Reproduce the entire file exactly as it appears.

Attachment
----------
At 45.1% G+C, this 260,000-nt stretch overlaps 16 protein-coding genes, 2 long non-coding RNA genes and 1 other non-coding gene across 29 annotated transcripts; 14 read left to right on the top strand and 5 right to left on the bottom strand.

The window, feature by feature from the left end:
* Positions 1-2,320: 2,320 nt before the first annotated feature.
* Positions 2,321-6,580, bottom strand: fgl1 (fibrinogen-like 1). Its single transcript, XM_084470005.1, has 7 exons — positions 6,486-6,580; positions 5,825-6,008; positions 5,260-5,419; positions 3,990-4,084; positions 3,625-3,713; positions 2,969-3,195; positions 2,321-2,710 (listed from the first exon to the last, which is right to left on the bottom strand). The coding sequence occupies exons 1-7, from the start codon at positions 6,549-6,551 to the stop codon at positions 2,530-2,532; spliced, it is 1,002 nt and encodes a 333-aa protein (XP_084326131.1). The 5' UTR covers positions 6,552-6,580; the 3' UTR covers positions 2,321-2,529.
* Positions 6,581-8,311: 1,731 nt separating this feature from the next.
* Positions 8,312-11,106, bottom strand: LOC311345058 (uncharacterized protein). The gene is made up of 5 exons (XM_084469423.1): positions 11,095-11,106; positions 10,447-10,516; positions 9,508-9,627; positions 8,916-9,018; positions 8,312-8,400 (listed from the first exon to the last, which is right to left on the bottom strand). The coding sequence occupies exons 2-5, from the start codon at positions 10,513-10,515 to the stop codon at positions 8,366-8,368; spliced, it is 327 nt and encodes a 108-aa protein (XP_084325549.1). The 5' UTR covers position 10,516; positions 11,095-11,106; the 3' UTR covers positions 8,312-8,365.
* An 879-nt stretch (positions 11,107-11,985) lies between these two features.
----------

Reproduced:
At 45.1% G+C, this 260,000-nt stretch overlaps 16 protein-coding genes, 2 long non-coding RNA genes and 1 other non-coding gene across 29 annotated transcripts; 14 read left to right on the top strand and 5 right to left on the bottom strand.

The window, feature by feature from the left end:
* Positions 1-2,320: 2,320 nt before the first annotated feature.
* Positions 2,321-6,580, bottom strand: fgl1 (fibrinogen-like 1). Its single transcript, XM_084470005.1, has 7 exons — positions 6,486-6,580; positions 5,825-6,008; positions 5,260-5,419; positions 3,990-4,084; positions 3,625-3,713; positions 2,969-3,195; positions 2,321-2,710 (listed from the first exon to the last, which is right to left on the bottom strand). The coding sequence occupies exons 1-7, from the start codon at positions 6,549-6,551 to the stop codon at positions 2,530-2,532; spliced, it is 1,002 nt and encodes a 333-aa protein (XP_084326131.1). The 5' UTR covers positions 6,552-6,580; the 3' UTR covers positions 2,321-2,529.
* Positions 6,581-8,311: 1,731 nt separating this feature from the next.
* Positions 8,312-11,106, bottom strand: LOC311345058 (uncharacterized protein). The gene is made up of 5 exons (XM_084469423.1): positions 11,095-11,106; positions 10,447-10,516; positions 9,508-9,627; positions 8,916-9,018; positions 8,312-8,400 (listed from the first exon to the last, which is right to left on the bottom strand). The coding sequence occupies exons 2-5, from the start codon at positions 10,513-10,515 to the stop codon at positions 8,366-8,368; spliced, it is 327 nt and encodes a 108-aa protein (XP_084325549.1). The 5' UTR covers position 10,516; positions 11,095-11,106; the 3' UTR covers positions 8,312-8,365.
* An 879-nt stretch (positions 11,107-11,985) lies between these two features.